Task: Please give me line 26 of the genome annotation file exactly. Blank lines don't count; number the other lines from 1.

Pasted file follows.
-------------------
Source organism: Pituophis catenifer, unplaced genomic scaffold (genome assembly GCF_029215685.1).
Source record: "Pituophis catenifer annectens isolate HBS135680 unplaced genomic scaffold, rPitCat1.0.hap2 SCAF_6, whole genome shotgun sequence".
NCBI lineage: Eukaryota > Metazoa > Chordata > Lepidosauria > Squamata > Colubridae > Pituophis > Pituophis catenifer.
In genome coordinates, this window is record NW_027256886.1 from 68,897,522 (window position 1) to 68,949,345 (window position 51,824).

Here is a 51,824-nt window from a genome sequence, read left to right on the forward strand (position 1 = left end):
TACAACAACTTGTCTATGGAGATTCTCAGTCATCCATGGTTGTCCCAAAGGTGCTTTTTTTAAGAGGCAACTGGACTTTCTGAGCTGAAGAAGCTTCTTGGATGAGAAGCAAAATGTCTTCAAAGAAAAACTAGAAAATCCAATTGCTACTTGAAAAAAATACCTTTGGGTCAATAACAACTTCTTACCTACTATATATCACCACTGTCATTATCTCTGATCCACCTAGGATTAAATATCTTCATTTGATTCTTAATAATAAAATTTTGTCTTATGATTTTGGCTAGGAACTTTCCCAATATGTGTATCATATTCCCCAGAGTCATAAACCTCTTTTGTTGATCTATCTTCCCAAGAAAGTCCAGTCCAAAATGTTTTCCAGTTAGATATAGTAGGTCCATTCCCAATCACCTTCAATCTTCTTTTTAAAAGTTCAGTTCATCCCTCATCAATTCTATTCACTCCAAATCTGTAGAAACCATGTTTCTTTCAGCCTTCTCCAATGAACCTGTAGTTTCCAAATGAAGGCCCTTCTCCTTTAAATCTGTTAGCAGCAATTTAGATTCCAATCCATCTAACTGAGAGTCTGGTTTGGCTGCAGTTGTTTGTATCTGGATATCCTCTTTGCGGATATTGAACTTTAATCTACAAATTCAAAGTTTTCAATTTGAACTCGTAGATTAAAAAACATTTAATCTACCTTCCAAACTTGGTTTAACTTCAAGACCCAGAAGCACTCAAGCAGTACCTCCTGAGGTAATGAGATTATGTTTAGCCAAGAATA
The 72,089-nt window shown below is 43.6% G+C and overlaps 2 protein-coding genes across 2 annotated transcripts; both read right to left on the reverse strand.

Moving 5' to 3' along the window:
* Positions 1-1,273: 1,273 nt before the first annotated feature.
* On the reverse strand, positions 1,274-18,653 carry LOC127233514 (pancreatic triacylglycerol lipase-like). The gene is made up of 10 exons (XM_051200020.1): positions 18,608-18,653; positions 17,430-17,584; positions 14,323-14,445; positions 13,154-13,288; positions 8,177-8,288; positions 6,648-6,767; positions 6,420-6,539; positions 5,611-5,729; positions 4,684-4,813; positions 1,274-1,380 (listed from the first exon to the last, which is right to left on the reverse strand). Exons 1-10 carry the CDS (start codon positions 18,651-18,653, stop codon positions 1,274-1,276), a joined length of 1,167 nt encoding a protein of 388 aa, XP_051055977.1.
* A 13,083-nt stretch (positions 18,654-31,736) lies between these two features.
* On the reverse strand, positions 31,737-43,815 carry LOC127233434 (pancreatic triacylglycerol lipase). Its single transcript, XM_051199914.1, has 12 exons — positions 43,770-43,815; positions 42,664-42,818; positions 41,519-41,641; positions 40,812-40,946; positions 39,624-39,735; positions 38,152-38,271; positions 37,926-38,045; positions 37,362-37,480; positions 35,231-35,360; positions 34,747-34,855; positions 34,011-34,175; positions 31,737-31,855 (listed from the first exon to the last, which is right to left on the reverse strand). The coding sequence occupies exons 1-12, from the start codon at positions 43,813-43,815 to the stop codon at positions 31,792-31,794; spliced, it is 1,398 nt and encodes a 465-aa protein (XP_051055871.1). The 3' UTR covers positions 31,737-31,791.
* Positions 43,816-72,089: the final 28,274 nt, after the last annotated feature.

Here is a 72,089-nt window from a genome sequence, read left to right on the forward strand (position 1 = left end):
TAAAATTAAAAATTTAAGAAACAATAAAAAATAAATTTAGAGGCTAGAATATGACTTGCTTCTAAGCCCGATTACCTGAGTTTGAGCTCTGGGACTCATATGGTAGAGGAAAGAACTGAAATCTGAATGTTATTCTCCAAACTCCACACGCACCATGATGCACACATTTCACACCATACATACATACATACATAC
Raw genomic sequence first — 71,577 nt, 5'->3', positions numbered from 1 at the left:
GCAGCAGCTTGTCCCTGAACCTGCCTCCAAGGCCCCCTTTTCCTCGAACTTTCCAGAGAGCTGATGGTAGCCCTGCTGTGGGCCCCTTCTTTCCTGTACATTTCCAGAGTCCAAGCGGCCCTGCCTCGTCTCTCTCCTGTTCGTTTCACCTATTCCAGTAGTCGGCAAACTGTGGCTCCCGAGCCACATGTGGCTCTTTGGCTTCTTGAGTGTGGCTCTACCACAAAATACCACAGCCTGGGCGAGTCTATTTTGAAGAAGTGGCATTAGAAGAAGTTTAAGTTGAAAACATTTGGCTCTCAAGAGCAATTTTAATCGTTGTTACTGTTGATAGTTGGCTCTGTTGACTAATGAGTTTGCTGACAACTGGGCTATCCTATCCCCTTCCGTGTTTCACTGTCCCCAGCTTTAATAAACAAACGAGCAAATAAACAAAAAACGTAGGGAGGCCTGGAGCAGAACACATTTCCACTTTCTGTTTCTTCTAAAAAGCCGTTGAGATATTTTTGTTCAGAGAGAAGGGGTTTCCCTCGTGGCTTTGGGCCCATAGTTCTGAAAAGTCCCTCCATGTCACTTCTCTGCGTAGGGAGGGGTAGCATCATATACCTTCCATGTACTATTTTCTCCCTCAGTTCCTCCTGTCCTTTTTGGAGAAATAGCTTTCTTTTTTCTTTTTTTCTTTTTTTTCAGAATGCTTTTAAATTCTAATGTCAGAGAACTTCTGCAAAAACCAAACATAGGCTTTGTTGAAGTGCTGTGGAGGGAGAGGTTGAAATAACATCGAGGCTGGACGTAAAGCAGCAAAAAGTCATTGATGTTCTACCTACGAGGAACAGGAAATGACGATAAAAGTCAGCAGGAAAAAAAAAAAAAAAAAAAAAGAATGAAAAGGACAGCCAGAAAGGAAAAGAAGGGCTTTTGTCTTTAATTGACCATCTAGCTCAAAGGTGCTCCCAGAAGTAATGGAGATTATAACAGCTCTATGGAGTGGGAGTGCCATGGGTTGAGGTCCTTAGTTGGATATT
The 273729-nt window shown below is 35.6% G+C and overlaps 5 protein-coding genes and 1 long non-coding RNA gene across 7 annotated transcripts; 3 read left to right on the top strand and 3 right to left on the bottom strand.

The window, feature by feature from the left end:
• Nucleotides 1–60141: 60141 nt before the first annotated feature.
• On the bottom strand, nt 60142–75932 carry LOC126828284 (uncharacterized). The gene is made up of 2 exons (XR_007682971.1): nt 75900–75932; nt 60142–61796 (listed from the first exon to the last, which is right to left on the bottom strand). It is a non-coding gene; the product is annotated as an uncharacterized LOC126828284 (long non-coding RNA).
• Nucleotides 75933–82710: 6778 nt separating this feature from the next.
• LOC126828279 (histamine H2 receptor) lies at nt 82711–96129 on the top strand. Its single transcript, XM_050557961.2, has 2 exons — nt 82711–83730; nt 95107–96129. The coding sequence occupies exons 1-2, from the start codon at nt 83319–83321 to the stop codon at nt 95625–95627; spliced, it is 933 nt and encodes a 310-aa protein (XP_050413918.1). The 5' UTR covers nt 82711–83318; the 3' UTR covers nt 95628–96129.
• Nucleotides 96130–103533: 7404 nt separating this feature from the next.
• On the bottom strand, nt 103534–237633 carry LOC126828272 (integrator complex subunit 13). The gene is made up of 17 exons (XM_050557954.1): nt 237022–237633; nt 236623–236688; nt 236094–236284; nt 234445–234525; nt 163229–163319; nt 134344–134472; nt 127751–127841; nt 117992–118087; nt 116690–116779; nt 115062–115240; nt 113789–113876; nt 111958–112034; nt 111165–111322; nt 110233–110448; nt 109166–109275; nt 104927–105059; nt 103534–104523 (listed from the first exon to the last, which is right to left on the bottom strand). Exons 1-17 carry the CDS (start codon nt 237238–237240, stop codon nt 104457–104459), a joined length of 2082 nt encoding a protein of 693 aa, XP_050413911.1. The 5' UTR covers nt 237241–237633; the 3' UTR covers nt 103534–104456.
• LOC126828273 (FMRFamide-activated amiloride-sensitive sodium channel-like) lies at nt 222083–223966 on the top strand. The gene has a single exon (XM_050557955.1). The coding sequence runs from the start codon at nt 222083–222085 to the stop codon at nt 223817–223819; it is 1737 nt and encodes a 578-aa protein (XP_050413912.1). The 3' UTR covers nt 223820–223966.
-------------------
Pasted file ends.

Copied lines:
• LOC126828273 (FMRFamide-activated amiloride-sensitive sodium channel-like) lies at nt 222083–223966 on the top strand. The gene has a single exon (XM_050557955.1). The coding sequence runs from the start codon at nt 222083–222085 to the stop codon at nt 223817–223819; it is 1737 nt and encodes a 578-aa protein (XP_050413912.1). The 3' UTR covers nt 223820–223966.